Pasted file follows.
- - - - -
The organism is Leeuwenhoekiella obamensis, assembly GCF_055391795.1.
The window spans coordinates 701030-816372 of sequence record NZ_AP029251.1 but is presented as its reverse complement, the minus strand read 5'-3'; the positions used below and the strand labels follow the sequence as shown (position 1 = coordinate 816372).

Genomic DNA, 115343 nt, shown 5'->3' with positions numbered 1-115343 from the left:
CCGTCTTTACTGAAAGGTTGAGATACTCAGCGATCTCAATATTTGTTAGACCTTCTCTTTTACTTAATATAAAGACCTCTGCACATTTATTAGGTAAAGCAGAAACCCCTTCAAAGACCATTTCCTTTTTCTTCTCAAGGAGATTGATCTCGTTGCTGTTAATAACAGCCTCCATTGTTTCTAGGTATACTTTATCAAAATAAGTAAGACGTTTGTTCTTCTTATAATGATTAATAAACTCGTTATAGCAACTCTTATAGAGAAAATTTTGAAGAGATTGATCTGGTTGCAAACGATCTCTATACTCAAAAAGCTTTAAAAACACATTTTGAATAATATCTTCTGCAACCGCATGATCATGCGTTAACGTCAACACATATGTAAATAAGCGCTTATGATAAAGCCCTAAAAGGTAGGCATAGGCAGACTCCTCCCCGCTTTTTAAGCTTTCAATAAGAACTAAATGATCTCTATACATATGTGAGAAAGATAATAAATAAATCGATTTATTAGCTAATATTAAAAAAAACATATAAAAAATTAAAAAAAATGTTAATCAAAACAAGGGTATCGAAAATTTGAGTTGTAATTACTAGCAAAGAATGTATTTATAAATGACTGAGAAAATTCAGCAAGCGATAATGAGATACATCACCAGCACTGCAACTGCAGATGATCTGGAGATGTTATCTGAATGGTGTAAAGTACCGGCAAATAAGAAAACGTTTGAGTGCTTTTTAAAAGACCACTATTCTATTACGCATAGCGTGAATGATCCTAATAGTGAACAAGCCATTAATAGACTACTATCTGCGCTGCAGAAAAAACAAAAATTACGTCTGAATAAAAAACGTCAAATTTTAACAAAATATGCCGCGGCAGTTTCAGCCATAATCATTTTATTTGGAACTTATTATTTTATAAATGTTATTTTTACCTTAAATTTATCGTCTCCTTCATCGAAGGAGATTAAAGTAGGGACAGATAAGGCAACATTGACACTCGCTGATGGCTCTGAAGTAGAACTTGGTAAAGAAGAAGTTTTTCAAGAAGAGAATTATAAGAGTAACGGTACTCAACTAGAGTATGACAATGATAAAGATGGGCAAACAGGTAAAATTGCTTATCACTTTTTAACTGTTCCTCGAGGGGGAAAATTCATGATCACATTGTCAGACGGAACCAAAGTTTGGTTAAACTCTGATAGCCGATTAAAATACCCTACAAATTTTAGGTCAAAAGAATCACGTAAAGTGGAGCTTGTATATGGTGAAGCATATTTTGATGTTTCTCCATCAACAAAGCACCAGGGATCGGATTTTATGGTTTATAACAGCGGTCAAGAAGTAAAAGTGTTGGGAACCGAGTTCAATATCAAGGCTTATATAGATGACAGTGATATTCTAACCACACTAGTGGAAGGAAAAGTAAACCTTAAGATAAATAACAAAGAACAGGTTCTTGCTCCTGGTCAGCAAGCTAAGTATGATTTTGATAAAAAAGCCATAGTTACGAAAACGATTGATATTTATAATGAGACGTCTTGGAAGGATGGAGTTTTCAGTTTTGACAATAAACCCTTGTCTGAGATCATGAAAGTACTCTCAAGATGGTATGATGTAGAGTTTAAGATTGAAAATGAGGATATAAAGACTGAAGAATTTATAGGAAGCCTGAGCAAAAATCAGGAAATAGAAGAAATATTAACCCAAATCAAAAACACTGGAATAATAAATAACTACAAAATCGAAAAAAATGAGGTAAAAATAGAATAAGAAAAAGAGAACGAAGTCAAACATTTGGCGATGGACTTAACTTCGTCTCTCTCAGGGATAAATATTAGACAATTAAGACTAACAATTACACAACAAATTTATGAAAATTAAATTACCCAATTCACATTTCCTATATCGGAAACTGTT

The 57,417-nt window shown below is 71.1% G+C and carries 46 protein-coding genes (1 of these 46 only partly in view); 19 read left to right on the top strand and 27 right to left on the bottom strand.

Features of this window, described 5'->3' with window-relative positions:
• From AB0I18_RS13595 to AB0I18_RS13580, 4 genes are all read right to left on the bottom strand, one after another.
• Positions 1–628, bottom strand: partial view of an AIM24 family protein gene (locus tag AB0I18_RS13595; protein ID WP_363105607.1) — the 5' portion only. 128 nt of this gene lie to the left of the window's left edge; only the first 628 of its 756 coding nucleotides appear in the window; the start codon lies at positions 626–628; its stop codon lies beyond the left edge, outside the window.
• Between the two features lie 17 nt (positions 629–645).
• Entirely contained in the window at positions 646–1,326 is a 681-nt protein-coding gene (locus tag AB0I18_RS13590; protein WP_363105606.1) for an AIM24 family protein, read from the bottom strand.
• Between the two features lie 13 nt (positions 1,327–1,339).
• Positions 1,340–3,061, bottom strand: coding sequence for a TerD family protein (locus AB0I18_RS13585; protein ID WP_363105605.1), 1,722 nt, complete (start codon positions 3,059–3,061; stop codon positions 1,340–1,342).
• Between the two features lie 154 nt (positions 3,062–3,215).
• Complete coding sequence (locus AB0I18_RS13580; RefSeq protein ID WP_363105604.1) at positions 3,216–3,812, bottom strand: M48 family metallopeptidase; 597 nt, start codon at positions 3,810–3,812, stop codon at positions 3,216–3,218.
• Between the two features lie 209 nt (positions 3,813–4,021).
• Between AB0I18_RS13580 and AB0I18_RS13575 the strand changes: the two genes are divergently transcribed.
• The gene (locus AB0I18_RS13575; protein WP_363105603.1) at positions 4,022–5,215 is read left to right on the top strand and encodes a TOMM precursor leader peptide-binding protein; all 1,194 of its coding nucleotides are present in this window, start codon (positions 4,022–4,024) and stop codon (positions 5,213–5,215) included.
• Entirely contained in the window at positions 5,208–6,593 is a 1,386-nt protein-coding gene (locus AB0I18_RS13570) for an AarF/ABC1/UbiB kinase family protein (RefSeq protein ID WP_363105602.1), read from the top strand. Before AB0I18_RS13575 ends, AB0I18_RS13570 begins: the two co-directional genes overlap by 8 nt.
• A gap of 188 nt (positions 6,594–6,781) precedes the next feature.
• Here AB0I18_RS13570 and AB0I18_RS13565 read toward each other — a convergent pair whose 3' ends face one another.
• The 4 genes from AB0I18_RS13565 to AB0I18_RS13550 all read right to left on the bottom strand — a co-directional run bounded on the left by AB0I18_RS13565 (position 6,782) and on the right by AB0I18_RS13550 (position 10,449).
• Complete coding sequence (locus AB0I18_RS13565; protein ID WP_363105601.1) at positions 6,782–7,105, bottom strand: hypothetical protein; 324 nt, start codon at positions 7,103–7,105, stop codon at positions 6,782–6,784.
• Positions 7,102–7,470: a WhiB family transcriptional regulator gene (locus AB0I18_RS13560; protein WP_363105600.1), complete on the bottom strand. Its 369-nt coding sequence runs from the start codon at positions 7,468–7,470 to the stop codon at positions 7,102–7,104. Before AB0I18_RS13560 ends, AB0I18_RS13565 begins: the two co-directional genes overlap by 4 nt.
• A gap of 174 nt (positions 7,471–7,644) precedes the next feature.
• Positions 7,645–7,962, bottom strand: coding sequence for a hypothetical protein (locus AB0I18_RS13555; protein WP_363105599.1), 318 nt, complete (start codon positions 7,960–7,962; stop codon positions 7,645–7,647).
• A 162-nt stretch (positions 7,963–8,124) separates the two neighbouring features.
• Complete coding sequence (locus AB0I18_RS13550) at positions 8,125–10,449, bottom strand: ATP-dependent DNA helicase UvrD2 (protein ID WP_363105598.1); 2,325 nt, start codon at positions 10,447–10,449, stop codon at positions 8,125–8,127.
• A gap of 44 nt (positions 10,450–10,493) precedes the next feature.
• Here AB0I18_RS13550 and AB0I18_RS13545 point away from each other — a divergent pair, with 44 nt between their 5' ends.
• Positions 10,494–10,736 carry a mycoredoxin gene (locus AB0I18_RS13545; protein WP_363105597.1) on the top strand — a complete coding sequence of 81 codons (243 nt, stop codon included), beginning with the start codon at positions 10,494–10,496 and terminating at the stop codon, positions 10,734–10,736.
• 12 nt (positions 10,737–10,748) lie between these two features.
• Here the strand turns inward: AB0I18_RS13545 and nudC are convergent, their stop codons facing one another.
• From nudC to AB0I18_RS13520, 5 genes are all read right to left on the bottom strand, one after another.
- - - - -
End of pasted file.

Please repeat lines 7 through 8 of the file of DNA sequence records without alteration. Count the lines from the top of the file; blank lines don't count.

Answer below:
• From AB0I18_RS13595 to AB0I18_RS13580, 4 genes are all read right to left on the bottom strand, one after another.
• Positions 1–628, bottom strand: partial view of an AIM24 family protein gene (locus tag AB0I18_RS13595; protein ID WP_363105607.1) — the 5' portion only. 128 nt of this gene lie to the left of the window's left edge; only the first 628 of its 756 coding nucleotides appear in the window; the start codon lies at positions 626–628; its stop codon lies beyond the left edge, outside the window.